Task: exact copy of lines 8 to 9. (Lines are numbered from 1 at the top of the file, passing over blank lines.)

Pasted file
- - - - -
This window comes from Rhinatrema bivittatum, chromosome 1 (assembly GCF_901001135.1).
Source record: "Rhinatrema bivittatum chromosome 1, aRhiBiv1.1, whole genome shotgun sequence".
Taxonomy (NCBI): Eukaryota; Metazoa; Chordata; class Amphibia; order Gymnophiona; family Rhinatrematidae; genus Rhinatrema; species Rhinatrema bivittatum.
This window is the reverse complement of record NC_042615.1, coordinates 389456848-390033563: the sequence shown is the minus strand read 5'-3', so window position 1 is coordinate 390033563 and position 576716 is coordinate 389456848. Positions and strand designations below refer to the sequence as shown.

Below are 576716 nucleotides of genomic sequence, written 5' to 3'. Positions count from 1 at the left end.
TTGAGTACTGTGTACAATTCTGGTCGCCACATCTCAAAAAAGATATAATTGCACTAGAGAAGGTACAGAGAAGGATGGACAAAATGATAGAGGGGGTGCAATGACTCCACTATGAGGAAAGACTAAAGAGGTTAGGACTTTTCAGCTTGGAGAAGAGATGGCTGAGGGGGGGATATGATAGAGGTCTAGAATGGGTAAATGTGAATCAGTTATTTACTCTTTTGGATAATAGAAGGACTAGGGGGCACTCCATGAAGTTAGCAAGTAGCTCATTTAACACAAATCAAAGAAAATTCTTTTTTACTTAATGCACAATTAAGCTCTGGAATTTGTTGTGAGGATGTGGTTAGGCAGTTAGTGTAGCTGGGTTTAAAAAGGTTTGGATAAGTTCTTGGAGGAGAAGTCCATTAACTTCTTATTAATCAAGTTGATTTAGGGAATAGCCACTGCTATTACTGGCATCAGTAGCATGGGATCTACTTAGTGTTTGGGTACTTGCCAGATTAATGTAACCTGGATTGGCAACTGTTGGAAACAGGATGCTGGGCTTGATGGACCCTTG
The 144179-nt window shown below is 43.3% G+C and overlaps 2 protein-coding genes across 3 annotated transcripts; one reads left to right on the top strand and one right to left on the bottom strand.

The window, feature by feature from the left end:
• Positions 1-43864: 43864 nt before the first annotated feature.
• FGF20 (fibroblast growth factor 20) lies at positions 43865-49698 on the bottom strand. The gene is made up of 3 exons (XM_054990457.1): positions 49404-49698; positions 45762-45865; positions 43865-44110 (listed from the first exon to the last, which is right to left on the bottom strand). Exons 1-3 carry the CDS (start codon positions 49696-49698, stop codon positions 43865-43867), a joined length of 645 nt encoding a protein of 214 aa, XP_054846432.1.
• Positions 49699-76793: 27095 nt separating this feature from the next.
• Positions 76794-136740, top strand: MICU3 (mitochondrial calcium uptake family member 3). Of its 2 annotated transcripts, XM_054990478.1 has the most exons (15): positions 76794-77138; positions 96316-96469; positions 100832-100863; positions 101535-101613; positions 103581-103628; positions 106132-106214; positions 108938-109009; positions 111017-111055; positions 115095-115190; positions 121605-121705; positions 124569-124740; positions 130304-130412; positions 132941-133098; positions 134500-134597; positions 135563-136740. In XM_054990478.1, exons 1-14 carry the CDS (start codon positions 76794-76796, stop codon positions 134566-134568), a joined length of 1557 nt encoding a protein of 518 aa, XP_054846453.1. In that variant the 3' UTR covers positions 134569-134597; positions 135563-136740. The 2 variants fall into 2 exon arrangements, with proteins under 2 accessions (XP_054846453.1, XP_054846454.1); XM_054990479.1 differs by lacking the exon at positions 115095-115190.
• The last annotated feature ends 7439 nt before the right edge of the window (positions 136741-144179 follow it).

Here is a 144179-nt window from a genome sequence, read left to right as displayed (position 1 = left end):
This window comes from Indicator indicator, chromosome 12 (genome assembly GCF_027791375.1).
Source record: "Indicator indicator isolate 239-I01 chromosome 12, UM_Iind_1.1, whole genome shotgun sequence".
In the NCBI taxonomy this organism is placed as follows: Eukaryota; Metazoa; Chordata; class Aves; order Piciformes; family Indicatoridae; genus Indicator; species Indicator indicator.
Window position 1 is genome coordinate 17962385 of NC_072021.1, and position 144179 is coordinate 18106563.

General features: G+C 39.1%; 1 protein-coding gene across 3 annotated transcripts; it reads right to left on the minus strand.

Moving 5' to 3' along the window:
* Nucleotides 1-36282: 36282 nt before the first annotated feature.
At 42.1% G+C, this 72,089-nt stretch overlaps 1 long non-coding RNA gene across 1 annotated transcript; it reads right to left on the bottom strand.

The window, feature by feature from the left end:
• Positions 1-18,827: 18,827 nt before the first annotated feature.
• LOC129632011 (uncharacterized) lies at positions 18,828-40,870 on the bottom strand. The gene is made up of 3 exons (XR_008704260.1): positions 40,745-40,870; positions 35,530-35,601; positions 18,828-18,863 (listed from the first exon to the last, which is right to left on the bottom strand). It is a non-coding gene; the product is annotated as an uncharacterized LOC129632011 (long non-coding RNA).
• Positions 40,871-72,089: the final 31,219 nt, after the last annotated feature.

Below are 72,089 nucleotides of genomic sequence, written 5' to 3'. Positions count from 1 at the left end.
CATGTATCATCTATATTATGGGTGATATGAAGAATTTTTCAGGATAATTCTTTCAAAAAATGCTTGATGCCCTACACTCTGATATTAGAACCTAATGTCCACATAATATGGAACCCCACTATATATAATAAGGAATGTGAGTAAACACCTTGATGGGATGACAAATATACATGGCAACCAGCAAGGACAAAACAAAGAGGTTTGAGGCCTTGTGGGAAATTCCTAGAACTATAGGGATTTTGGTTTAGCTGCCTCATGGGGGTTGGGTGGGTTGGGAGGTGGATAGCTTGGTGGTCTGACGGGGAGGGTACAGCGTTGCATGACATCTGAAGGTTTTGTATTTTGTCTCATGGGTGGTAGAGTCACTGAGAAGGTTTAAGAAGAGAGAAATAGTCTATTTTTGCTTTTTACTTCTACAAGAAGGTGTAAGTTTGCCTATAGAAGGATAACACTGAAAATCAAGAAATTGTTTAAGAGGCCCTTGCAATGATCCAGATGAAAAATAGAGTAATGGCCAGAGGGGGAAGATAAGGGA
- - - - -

The window, feature by feature from the left end:
• Positions 1-43864: 43864 nt before the first annotated feature.